W3C home > Mailing lists > Public > w3c-rdfcore-wg@w3.org > September 2002

Re: handling bare literals and PS a Q. about lang tags

From: Brian McBride <bwm@hplb.hpl.hp.com>
Date: Fri, 06 Sep 2002 10:54:08 +0100
Message-Id: <>
To: pat hayes <phayes@ai.uwf.edu>, w3c-rdfcore-wg@w3.org, Patrick Stickler <patrick.stickler@nokia.com>

Cluck. Cluck. Cluck.

Pat, please hold that thought.  Right now I'm trying to encourage the WG to 
get the datatyped literals sorted out and then we can come back to looking 
at the other sort.

Mother Hen

At 01:01 06/09/2002 -0700, pat hayes wrote:

>Patrick's document up to section 6 describes how to handle datatyped 
>literals (and does it fine), but I think that its rather strict rejection 
>of 'bare' (ie un-datatyped) literals is rather extreme. I have a 
>suggestion for how to handle bare literals which is entirely compatible 
>(in fact, I think more compatible) with the treatment of datatyped 
>literals, and has a few other advantages as well.
>In brief, the idea is to treat a bare literal as being a datatyped literal 
>with a bnode as its datatype. That is, it means 'some datatyping of this 
>literal but we don't know which one right now'. This allows one to use 
>bare literals coherently in any context where the datatype can be 
>specified in some other way: in particular, it allows classical long-range 
>datatyping for bare literals. It also can be used to make various 
>different 'datatyping assumptions' to be made explicit by the use of 
>common or distinct bnodes.
>It also can be used to simplify the syntax. Right now, with the 
>Guha/Stickler datatyping scheme, we have basically four kinds of node in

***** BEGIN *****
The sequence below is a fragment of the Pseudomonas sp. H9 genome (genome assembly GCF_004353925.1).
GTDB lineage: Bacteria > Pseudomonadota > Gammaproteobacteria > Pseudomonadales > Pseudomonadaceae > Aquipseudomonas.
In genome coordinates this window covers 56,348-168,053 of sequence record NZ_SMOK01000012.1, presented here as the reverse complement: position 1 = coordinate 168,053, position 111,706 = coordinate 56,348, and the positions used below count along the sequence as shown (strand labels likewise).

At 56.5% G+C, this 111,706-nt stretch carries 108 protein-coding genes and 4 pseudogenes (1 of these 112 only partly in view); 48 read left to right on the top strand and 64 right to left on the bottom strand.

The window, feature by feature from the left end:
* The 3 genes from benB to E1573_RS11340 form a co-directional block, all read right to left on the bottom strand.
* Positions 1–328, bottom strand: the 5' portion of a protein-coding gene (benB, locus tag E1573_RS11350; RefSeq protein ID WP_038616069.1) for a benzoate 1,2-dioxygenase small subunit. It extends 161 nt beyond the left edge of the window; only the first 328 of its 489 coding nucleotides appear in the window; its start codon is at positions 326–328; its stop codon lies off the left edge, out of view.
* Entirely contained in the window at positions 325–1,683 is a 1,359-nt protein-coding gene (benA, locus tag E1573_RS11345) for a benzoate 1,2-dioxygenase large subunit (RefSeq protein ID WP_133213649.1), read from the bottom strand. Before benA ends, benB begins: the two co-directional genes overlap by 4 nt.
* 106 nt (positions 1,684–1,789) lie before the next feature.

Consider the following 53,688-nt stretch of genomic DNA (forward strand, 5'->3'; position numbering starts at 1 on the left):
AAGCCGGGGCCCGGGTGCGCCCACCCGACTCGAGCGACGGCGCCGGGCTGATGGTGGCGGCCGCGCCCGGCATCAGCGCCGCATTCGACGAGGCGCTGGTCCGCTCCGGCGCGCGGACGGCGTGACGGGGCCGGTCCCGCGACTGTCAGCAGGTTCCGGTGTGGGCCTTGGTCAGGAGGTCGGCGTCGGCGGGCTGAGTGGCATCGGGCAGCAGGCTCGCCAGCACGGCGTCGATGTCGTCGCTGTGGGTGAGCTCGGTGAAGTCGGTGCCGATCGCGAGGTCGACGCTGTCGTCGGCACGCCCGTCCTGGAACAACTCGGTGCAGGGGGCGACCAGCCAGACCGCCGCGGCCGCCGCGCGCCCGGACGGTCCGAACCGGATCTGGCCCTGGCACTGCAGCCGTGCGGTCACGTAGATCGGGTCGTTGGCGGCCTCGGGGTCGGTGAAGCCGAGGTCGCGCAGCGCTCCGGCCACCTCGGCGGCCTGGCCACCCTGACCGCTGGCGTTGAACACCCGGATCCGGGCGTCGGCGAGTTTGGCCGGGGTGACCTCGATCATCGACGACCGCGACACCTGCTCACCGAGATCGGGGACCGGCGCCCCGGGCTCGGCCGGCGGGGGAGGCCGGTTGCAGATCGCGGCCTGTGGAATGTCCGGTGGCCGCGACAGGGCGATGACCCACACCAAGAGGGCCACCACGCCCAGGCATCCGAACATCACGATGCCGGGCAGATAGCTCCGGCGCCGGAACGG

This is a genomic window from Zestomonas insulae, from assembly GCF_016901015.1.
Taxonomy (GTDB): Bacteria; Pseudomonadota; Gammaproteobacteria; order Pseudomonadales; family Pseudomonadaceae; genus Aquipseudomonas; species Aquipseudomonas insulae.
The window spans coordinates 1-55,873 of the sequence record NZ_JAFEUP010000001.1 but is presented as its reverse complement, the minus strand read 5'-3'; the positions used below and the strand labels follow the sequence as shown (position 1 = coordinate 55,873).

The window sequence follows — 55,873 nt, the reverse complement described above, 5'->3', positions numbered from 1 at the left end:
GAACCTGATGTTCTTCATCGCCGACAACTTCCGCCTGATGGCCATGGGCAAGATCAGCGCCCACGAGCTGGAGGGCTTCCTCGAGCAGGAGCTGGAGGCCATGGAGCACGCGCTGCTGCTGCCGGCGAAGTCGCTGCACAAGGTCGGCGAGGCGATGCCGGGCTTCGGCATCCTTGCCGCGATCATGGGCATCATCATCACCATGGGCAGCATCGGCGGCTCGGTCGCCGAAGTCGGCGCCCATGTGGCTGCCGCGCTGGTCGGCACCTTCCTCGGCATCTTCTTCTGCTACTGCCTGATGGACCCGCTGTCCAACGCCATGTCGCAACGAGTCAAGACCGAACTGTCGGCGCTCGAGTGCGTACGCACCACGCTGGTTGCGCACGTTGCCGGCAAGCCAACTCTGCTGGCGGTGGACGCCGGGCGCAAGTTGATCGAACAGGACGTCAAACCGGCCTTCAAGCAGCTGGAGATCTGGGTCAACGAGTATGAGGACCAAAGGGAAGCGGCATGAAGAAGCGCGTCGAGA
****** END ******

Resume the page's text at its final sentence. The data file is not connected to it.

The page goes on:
>an RDF graph: urirefs, bnodes, bare literals and datatyped literals. I 
>suggest factoring this four into two cases plus an option, as follows. A 
>basic node is either a uriref or an bnode. Urirefs refer to things and 
>bnodes are existentially quantified, as usual.  A node in an RDF graph is 
>either a basic node, or a basic node plus a literal, called a literal 
>node. All these node types are tidy (where identity of a literal node 
>depends on identity of both the basic node and the literal.) There is one 
>special semantic rule for literal nodes: the simple node part of it always 
>denotes a datatype, and the literal node denotes the value of the literal 
>string under the datatype mapping.
>That is pretty much all there is to it. When the datatype is referred to 
>by a uriref, this is the Guha/Stickler idea.  When its a bnode, we get 
>what was once referred to as 'semantically untidy' literals (but they 
>aren't untidy any more :-). If we combine the semantic conditions for 
>bnodes and for datatype literals, then (_:x, "10") is basically a variable 
>ranging over possible things that "10" could be mapped to by a datatype. 
>This means that it is OK to impose some particular datatype by some other 
>means, eg by a range:
>ex:age rdfs:range xsd:integer .
>Jenny ex:age (_:x, "10") .
>says Jenny is ten: in fact, we can fix the MT so that this entails
>Jenny ex:age (xsd:integer, "10") .
>Having the bnode made explicit allows some other useful ways of attaching 
>datatypes, however. Someone might for example have some rules which can 
>assign a datatype based on the form of the literal (if its a numeral, 
>assume its an integer, otherwise a string....) and these could be 
>expressed as conditions on the bnode itself.
>These inner bnodes inside literal nodes act just like regular bnodes, by 
>the way: the same entailments apply to them and for the same reasons, eg